Spanish prime minister denies corruption scandal amid economic tensions

Photo by Lauren DeHaan
Photo by Lauren DeHaan

Spanish Prime Minister Mariano Rajoy is facing recent scrutiny concerning claims that he and other members of Spain’s Popular Party (PP), the current governing party, received payments under the table.

Rajoy strongly denied the allegations in a PP national executive meeting saying, “I have never received nor distributed undeclared money.” Rajoy continued by adding, “It is not true that we received cash that we hid from tax officials.” He concluded by promising to publish his income and asset statements on the party’s website.

The accusations were first published in “El Pais,” the highest-circulation newspaper in Spain, as photographs of ledgers showing payments to PP members. The ledgers said Rajoy had collected €25,200 ($34,000) a year between 1997 and 2008. “El Pais” said the ledgers published were kept by former treasurers Luis Barcenas and Alvaro Lapuerta between 1990 and 2009. The money was allegedly paid by firms via Barcenas, the party’s ex-treasurer, who stepped down in 2009 and is currently under investigation for money laundering.

Rajoy was elected by a landslide in November 2011 with a campaign promise of reducing the national deficit. He faces the task of steering Spain through its worst economic crisis in recent history. His campaign sought to portray him as the crisis manager needed to avert a Spanish bailout. Rajoy was schooled in government under former center-right Prime Minister Jose Maria Aznar and was successively the minister of public administration, education and culture, and the interior, and was chosen by Aznar as his preferred successor at the 2004 election, when the party was tipped to win a third term. He later faced two defeats for the presidential election before finally winning in 2011.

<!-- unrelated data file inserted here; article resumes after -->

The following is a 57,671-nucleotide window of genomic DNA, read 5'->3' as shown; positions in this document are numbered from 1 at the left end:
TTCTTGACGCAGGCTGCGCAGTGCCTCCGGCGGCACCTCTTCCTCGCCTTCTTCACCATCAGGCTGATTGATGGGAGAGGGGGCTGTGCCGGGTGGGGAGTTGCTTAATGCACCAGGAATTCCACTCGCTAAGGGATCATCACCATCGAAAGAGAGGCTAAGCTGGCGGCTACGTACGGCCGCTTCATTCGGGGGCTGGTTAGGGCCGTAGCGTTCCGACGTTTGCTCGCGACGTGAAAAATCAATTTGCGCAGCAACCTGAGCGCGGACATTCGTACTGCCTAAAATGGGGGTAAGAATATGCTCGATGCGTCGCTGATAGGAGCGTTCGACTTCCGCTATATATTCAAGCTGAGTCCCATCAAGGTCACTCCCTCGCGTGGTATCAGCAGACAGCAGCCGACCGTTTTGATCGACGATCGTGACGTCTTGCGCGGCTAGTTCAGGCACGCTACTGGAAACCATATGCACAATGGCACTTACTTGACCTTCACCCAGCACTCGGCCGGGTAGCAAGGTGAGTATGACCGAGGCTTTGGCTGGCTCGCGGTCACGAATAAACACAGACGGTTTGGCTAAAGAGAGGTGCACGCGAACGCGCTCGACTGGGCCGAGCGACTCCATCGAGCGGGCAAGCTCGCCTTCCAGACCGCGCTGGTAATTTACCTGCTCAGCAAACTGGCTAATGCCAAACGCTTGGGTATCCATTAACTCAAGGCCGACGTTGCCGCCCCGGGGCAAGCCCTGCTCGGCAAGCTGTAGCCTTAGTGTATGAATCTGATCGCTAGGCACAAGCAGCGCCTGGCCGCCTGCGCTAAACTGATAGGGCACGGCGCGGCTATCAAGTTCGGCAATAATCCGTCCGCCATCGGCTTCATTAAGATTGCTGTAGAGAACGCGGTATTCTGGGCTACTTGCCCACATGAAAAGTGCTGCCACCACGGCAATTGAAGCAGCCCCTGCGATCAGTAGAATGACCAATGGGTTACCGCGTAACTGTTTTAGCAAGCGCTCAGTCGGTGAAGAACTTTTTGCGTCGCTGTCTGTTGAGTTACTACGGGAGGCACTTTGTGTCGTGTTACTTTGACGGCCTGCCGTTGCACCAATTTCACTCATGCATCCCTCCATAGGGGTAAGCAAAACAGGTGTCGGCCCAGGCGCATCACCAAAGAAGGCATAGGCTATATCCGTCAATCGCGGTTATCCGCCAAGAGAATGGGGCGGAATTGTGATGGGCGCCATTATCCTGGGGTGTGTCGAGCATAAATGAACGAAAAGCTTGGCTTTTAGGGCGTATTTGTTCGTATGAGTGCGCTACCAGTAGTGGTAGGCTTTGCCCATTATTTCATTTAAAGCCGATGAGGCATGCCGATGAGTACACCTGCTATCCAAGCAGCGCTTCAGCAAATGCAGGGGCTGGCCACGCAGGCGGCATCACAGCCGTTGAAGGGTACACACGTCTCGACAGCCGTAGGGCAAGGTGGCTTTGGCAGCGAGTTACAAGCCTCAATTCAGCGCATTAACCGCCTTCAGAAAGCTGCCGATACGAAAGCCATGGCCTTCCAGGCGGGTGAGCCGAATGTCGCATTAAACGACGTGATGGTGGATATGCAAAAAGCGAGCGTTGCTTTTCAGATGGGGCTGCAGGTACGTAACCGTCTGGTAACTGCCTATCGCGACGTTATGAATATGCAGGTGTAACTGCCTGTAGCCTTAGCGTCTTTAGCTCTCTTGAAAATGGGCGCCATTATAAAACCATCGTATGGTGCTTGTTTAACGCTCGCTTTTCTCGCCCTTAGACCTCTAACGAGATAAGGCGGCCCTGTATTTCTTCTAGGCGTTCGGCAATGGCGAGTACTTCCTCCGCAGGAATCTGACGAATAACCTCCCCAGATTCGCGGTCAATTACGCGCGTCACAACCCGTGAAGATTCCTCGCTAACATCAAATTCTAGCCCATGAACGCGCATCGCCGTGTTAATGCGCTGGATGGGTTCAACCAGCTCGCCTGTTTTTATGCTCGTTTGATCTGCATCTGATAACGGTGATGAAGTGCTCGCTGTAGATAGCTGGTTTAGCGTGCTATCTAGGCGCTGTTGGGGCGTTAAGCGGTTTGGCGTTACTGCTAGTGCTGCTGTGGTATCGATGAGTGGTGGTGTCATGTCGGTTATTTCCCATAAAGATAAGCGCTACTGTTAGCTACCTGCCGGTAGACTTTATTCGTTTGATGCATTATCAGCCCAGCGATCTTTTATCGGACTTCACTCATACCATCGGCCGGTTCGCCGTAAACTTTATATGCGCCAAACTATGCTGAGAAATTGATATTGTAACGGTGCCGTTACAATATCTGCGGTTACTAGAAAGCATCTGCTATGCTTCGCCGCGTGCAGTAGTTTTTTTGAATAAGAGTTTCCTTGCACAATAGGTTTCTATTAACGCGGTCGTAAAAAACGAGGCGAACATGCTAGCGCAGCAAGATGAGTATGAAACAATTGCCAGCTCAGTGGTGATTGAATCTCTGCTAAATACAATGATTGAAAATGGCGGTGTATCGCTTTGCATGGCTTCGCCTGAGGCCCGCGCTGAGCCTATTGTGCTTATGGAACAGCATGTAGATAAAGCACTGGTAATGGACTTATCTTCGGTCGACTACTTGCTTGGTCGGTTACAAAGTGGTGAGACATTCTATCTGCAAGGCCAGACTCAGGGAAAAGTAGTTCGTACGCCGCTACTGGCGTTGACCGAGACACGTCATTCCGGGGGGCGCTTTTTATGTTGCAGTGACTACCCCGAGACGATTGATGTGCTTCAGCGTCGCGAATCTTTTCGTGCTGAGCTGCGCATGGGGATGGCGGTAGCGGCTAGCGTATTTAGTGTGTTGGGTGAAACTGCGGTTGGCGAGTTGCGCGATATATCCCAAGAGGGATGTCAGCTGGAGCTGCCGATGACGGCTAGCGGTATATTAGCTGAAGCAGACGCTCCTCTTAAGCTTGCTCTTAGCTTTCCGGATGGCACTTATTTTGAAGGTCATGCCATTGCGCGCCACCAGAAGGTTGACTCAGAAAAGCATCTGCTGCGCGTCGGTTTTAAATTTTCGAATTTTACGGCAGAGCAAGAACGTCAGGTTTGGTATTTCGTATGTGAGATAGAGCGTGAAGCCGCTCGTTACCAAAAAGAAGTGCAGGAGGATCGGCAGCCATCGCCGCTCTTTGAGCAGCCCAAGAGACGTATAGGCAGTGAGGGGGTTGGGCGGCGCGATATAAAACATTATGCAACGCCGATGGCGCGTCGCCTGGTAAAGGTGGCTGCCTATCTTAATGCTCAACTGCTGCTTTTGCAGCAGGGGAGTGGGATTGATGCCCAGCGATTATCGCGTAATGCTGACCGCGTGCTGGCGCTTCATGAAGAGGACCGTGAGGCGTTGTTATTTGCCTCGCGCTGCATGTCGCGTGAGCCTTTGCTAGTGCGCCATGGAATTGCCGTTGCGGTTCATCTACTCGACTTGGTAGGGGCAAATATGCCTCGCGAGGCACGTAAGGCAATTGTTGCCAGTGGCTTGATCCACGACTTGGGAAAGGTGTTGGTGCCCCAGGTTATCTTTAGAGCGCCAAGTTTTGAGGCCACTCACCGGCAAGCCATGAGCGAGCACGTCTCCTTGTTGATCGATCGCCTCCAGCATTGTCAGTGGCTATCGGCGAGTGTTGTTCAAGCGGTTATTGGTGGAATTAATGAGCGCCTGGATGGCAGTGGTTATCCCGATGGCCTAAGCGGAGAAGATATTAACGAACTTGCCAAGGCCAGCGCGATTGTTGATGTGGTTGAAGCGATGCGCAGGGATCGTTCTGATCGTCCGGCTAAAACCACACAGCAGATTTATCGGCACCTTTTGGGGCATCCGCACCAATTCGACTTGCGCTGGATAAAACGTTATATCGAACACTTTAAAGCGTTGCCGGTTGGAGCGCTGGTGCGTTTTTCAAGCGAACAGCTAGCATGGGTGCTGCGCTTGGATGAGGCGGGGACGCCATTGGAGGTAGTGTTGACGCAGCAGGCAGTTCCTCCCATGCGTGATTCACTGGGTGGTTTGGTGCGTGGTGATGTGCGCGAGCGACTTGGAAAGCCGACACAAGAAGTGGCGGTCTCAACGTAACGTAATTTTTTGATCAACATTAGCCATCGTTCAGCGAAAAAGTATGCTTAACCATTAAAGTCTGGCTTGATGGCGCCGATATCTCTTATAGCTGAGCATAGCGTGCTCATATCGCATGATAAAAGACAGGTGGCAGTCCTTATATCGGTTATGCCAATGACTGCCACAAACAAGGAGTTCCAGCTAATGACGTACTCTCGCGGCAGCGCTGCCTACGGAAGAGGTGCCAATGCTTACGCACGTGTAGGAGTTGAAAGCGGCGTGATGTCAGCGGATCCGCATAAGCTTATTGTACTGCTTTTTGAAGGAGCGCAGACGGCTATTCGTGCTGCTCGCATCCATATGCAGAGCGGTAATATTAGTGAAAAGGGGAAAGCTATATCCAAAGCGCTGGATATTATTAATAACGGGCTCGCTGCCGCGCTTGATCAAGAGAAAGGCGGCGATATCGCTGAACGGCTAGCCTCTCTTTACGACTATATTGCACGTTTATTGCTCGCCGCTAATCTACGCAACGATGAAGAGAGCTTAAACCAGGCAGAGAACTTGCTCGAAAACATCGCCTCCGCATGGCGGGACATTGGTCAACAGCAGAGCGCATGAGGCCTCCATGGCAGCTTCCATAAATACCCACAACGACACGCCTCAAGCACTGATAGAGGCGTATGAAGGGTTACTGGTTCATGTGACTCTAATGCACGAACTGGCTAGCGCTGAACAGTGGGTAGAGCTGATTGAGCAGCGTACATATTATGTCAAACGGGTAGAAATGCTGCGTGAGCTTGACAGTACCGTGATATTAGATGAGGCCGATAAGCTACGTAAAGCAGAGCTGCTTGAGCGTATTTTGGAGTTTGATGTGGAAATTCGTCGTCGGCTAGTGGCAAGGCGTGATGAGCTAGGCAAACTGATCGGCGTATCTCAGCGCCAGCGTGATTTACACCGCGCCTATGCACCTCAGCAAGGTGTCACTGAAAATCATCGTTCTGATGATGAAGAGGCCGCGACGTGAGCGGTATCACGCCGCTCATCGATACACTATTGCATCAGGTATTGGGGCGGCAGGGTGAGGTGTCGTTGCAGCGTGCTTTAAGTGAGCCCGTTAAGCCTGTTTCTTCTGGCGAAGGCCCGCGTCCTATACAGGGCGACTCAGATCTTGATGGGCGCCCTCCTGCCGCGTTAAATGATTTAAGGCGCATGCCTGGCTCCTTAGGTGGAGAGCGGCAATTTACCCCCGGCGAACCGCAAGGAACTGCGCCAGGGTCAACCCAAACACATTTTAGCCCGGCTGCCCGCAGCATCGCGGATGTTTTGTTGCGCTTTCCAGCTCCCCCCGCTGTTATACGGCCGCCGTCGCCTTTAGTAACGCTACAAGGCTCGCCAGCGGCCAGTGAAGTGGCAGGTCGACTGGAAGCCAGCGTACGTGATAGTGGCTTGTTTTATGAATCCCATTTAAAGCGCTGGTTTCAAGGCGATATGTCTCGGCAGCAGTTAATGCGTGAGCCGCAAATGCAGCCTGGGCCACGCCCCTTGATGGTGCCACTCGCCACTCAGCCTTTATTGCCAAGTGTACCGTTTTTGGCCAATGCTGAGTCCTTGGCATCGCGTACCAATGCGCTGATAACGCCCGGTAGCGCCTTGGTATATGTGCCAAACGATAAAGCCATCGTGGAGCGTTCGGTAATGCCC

The corruption scandal has unnerved Spanish voters and markets alike. The unemployment rate in Spain has reached an unprecedented 26 percent and Spain suffers from uncompetitiveness inside the eurozone, excessive household and company debts, a troubled banking sector and harsh government austerity. As a result, several hundred demonstrators gathered outside the party headquarters shouting “thieves” and “resign.”

Rajoy’s administration introduced a new stimulus package to counterbalance harsh austerity measures in effect because of pressure from European peers. The package included tax breaks for entrepreneurs but will likely have very little effect on most of the measures.

The government is also seeking to cut its deficit, its yearly overspending and resulting borrowing need, from 9.4 percent of economic output in 2011 and 6.3 percent last year, to 4.5 percent this year and 2.8 percent next.

From the end of 2011, the European Central Bank (ECB) offered banks in the eurozone’s troubled southern economies unprecedented and cheap four-year loans.

As a result, banks are now finding it easier to borrow, but they are still cutting back on how much they are willing to lend to the rest of the economy, according to the ECB.

According to Carsten Brzeski, an economist at the Dutch financial group ING, said, “this illustrates the double credit whammy in the euro zone, tightening of credit conditions on supply side and a fall in demand; it’s a squeeze on both sides.”

Recent survey data from research firm Markit indicated that recent retail sales across the single currency area fell for the fifteenth month in a row in January. “[It] reminds us that consumers remain under pressure from high unemployment, squeezed incomes and uncertainty about the financial outlook, and that any substantial upturn in domestic demand, especially from households, is unlikely to occur any time soon and is therefore unlikely to help drive economic recovery,” said Chris Williamson, Markit’s chief economist.

The economic turmoil has spiraled in recent weeks with numerous strikes taking place around the country. Among these is the garbage strike in Seville, Spain. The labor dispute started last month after the 1,600 employees of Lipasam, the municipal street cleaning company, rejected a plan to reduce their wages by 5 percent while increasing their working hours — conditions that city officials are demanding to comply with the Spanish government’s demand that local authorities balance their books.

About 4,500 tons of garbage have accumulated here since the strike started, clogging some of the narrow streets of Seville. Over the past three months, similar strikes by garbage collectors also occurred in Jerez de la Frontera and Granada, two of Andalusia’s other large tourist cities.

Rajoy has received the backing of both German Chancellor Angela Merkel and the International Monetary Fund, both of whom have said his government’s austerity package was progressing well. But the outbreak of protests seem to suggest there is more work to be done.

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